Wei, J. , 2011, “ Hybrid Cooling Technology for Large-Scale Computing Systems: From Back to the Future,” ASME Paper No. IPACK2011-52045.
Schmidt, R. , Chu, R. C. , Ellsworth, M. , Iyengar, M. , Porter, D. , Kamath, V. , and Lehman, B. , 2005, “ Maintaining Datacom Rack Inlet Air Temperatures With Water Cooled Heat Exchanger,” ASME Paper No. IPACK2005-73468.
Iyengar, M. , David, M. , Parida, P. , Kamath, V. , Kochuparambil, B. , Graybill, D. , Schultz, M. , Gaynes, M. , Simons, R. , Schmidt, R. , and Chainer, T. , 2012, “ Server Liquid Cooling With Chiller-Less Data Center Design to Enable Significant Energy Savings,” 28th Annual IEEE Semiconductor Thermal Measurement and Management Symposium (SEMI-THERM), San Jose, CA, Mar. 18–22, pp. 212–223.
David, M. P. , Iyengar, M. K. , Parida, P. , Simons, R. E. , Schultz, M. , Gaynes, M. , Schmidt, R. , and Chainer, T. , 2012, “ Impact of Operating Conditions on a Chiller-Less Data Center Test Facility With Liquid Cooled Servers,” 13th IEEE Intersociety Conference on Thermal and Thermomechanical Phenomena in Electronic Systems (ITherm), San Diego, CA, May. 30–Jun. 1, pp. 562–573.
Rambo, J. , and Joshi, Y. , 2005, “ Thermal Performance Metrics for Arranging Forced Air Cooled Servers in a Data Processing Cabinet,” ASME J. Electron. Packag., 127(4), pp. 452–459. [CrossRef]
Nemati, K. , Murray, B. T. , and Sammakia, B. , 2014, “ Experimental Characterization and Modeling of a Water-Cooled Server Cabinet,” IEEE Intersociety Conference on Thermal and Thermomechanical Phenomena in Electronic Systems (ITherm), Orlando, FL, May. 27–30, pp. 723–728.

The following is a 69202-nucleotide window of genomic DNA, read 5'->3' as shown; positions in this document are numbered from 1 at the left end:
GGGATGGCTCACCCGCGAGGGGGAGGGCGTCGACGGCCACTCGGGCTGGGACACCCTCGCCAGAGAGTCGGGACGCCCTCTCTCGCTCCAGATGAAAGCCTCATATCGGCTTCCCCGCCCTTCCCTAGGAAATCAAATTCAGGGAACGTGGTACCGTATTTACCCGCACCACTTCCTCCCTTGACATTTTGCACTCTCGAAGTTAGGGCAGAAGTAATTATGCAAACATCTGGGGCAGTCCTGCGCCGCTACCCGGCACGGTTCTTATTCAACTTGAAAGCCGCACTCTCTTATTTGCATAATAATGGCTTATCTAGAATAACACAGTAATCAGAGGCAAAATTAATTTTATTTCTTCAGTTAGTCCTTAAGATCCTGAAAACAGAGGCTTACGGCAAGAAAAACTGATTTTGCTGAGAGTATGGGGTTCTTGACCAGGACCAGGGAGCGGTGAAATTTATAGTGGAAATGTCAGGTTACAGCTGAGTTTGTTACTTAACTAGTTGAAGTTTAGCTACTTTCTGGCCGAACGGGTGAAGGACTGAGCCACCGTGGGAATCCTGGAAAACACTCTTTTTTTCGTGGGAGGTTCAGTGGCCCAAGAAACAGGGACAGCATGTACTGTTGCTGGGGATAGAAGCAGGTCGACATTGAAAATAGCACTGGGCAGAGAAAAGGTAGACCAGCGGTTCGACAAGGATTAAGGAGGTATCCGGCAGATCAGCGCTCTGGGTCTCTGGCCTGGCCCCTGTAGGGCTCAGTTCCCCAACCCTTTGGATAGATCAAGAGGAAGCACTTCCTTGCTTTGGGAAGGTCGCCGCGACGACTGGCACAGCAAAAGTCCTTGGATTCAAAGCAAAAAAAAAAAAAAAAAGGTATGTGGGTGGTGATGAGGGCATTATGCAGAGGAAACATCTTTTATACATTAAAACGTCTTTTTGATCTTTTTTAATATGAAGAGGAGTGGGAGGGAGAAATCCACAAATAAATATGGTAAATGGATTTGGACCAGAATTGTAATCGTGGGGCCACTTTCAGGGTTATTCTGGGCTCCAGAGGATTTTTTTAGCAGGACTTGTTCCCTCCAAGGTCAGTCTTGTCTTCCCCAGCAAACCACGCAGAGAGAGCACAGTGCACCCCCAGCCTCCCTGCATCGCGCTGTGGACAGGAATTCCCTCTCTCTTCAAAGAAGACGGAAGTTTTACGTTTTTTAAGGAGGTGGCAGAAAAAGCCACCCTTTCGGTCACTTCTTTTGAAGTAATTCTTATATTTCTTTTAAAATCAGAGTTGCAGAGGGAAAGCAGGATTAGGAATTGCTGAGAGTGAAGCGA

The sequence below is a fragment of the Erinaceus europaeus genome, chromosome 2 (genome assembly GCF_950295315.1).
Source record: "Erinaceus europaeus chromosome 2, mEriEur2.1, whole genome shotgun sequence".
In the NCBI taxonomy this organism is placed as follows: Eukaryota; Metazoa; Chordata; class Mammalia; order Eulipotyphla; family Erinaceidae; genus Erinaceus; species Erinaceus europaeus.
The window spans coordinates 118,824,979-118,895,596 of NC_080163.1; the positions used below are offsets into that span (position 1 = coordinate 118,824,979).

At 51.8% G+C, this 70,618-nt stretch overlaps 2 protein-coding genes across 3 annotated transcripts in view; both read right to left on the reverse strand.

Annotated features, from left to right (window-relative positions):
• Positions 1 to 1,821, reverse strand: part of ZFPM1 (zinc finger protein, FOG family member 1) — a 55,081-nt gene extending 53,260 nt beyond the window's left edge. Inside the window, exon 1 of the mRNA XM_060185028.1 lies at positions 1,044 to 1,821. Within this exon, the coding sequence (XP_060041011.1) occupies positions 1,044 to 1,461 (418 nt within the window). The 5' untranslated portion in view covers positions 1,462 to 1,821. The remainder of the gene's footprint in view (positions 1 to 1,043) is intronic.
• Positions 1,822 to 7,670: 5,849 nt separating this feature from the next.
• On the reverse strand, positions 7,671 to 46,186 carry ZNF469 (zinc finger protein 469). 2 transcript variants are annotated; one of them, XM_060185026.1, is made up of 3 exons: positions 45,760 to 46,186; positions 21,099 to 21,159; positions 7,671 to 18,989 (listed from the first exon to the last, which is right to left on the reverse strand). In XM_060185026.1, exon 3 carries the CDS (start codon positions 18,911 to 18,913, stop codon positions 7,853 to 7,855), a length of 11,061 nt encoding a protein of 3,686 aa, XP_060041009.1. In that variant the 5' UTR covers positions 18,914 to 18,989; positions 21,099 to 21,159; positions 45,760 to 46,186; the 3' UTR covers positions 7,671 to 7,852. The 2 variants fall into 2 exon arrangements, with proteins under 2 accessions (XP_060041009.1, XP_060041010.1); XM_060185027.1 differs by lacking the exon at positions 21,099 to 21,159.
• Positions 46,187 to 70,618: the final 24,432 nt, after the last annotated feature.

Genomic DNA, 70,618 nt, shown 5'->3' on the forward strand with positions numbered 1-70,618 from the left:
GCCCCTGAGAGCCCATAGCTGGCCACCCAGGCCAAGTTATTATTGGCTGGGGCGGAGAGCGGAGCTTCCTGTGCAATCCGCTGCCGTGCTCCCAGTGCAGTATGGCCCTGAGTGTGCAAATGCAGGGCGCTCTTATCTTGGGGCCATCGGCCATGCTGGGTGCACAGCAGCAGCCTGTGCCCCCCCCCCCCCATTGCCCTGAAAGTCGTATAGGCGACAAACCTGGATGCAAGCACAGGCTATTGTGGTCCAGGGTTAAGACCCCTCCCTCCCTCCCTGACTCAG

Nemati, K. , Gao, T. , Murray, B. T. , and Sammakia, B. , 2014, “ Experimental Characterization of the Rear Door Fans and Heat Exchanger of a Fully-Enclosed, Hybrid-Cooled Server Cabinet,” 30th Annual IEEE Semiconductor Thermal Measurement and Management Symposium (SEMI-THERM), San Jose, CA, Mar. 9–13, pp. 1435–1443.
Nemati, K. , Alissa, H. , Murray, B. T. , Sammakia, B. , and Seymour, M. , 2015, “ Experimentally Validated Numerical Model of a Fully-Enclosed Hybrid Cooled Server Cabinet,” ASME Paper No. IPACK2015-48244.
Douchet, F. , Nortershauser, D. , Le Masson, S. , and Glouannec, P. , 2015, “ Experimental and Numerical Study of Water-Cooled Datacom Equipment,” Appl. Therm. Eng., 84, pp. 350–359. [CrossRef]
Schmidt, R. , Iyengar, M. , Porter, D. , Weber, G. , Graybill, D. , and Steffes, J. , 2010, “ Open Side Car Heat Exchanger That Removes Entire Server Heat Load Without any Added Fan Power,” 12th IEEE Intersociety Conference on Thermal and Thermomechanical Phenomena in Electronic Systems (ITherm), Las Vegas, NV, Jun. 2–5, pp. 1–6.
Dietze, C., 2006, “ CoolTherm Manual, Server Cabinet With Integrated Liquid Cooling, 12–25/35 KW,” Knurr, Lommatzsch, Germany, accessed Mar. 13, 2017, www.knurrusa.com
Joshi, Y. , and Kumar, P. , 2012, Energy Efficient Thermal Management of Data Centers, Springer Science & Business Media, New York.
Cane, G. , 2012, “ A Road Map to a Fully Deployed Data Centre,” White Paper, CBRE, Global Corporate Services, Wilmington, DE.
Samadiani, E. , Joshi, Y. , Hamann, H. , Iyengar, M. K. , Kamalsy, S. , and Lacey, J. , 2012, “ Reduced Order Thermal Modeling of Data Centers Via Distributed Sensor Data,” ASME J. Heat Transfer, 134(4), p. 041401. [CrossRef]
Bana, M. , Docca, A. , and Davis, S. , 2014, “ An ACE Performance Assessment Case Study From Compromised to Optimized One Data Center: $10 Million Saved,” White Paper, Future Facilities, San Jose, CA.
Alissa, H. , Nemati, K. , Sammakia, B. , Schneebli, K. , Roger, S. , and Seymour, M. , 2016, “ Chip to Facility Ramifications of Containment Solution on IT Airflow and Uptime,” IEEE Trans. Compon. Packag. Manuf. Technol., 6(1), pp. 67–78. [CrossRef]
Wang, C.-C. , Tsai, Y.-M. , and Lu, D.-C. , 1998, “ Comprehensive Study of Convex-Louver and Wavy Fin-and-Tube Heat Exchangers,” J. Thermophys. Heat Transfer, 12(3), pp. 423–430. [CrossRef]